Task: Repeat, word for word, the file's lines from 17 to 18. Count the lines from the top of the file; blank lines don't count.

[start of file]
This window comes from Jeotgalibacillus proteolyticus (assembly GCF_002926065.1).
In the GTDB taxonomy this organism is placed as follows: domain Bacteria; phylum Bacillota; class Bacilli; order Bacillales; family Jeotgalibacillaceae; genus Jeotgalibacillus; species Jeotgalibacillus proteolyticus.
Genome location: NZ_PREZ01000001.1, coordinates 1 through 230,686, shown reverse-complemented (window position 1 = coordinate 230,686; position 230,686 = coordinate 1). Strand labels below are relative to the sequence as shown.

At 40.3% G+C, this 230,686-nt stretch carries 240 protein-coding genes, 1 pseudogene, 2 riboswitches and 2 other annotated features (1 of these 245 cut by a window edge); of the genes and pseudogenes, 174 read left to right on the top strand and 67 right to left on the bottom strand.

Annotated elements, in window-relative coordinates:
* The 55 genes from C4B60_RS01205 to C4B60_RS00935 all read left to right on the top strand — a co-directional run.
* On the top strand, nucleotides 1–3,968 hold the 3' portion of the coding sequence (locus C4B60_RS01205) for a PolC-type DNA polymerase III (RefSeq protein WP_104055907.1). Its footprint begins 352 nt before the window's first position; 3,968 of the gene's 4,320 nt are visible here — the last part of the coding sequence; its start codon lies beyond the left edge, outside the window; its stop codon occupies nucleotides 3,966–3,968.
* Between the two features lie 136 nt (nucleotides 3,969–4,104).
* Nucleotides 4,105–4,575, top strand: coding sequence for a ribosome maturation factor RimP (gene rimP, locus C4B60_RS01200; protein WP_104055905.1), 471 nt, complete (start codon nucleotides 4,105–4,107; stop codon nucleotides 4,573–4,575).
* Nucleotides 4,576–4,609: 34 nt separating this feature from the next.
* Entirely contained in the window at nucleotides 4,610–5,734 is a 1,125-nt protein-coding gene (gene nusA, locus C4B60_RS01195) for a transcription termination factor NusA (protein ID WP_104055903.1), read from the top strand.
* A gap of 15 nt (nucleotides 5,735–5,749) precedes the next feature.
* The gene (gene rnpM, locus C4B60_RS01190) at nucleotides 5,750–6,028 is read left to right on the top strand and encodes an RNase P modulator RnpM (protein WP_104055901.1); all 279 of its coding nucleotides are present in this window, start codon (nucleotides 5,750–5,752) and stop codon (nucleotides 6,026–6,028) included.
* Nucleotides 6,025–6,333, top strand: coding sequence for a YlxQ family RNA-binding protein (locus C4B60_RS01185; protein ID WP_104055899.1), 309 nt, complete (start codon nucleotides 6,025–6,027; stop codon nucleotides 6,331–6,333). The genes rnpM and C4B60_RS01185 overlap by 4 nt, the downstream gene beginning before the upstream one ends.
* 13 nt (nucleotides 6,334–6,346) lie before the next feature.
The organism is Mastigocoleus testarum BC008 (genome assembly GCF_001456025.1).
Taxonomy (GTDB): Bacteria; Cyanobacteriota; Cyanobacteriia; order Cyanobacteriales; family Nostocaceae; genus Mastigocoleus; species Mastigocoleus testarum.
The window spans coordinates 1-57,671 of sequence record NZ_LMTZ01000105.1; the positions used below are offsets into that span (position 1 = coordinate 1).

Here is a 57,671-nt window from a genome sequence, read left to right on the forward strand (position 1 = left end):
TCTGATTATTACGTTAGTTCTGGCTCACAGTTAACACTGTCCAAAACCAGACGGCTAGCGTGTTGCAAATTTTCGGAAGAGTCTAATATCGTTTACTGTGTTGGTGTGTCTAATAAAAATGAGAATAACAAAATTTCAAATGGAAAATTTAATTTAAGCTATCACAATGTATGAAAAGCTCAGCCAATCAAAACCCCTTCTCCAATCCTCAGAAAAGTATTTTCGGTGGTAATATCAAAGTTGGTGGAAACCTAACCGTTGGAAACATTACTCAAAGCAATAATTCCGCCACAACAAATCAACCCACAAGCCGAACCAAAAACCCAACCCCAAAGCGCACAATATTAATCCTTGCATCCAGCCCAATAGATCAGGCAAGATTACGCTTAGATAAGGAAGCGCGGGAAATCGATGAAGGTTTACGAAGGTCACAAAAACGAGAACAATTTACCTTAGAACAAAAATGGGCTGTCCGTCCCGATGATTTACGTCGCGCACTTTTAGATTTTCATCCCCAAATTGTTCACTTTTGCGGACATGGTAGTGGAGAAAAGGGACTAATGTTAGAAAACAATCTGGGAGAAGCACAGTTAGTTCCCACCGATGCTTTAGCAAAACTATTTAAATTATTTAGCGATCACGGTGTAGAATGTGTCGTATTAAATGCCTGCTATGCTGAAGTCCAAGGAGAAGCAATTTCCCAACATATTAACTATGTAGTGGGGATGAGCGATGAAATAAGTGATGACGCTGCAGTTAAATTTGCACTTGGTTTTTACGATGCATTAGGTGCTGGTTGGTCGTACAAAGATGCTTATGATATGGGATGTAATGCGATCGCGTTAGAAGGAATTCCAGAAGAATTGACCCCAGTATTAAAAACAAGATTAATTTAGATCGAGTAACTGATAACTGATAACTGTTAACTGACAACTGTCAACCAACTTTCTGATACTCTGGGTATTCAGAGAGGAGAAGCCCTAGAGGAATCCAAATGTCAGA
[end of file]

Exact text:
Taxonomy (GTDB): Bacteria; Cyanobacteriota; Cyanobacteriia; order Cyanobacteriales; family Nostocaceae; genus Mastigocoleus; species Mastigocoleus testarum.
The window spans coordinates 1-57,671 of sequence record NZ_LMTZ01000105.1; the positions used below are offsets into that span (position 1 = coordinate 1).